“To the outside world, Vietnam allows freedom to follow any religion, but it’s not true. The government wants to toughen the law — it’s like tightening the noose,” Le Quang Hien, a Hoa Hao Buddhist leader in Ho Chi Minh City and member of the Interfaith Council of Vietnam, told ucanews.com in an interview earlier this month.

In a report printed Oct. 5 in the Vietnam “Law and Legal Forum Magazine,” a state media publication, Nguyen Khac Huy of the Government Committee for Religious Affairs said the law was meant to “concretize” the constitutional right to religious freedom.

“At the same time, it seeks to strengthen discipline and responsibility in belief and religious activities of religious organizations and competent state agencies,” he wrote.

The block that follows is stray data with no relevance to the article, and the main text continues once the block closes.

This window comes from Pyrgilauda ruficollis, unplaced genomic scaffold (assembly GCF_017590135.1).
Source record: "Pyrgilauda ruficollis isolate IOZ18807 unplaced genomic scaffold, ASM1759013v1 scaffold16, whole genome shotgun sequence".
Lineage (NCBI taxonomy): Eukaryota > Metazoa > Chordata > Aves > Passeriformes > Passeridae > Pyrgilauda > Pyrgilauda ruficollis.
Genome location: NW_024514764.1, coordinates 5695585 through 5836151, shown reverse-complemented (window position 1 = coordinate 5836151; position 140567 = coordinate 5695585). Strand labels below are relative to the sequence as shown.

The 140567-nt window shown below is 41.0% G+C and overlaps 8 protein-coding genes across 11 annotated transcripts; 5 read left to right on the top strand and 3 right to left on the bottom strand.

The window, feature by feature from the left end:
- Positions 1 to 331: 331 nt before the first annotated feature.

The limitations on religious freedom, he wrote, will come “in cases of necessity for the reasons of national defense, national security, public order, social ethics, and community well-being.”

Those limitations have raised concern among religious leaders and laypeople. While churches, pagodas and mosques have flourished in recent years, the government still keeps a heavy hand on religious activity, particularly that which is viewed as evangelical.

‘Night and day’

In the highlands, ethnic minority Christians are routinely harassed and detained and their churches destroyed by local officials. Catholic activists who speak out on repressive government policy have been handed stiff prison sentences, while those from splinter sects or who attempt to preach religions not officially recognized by the government have been brutally attacked.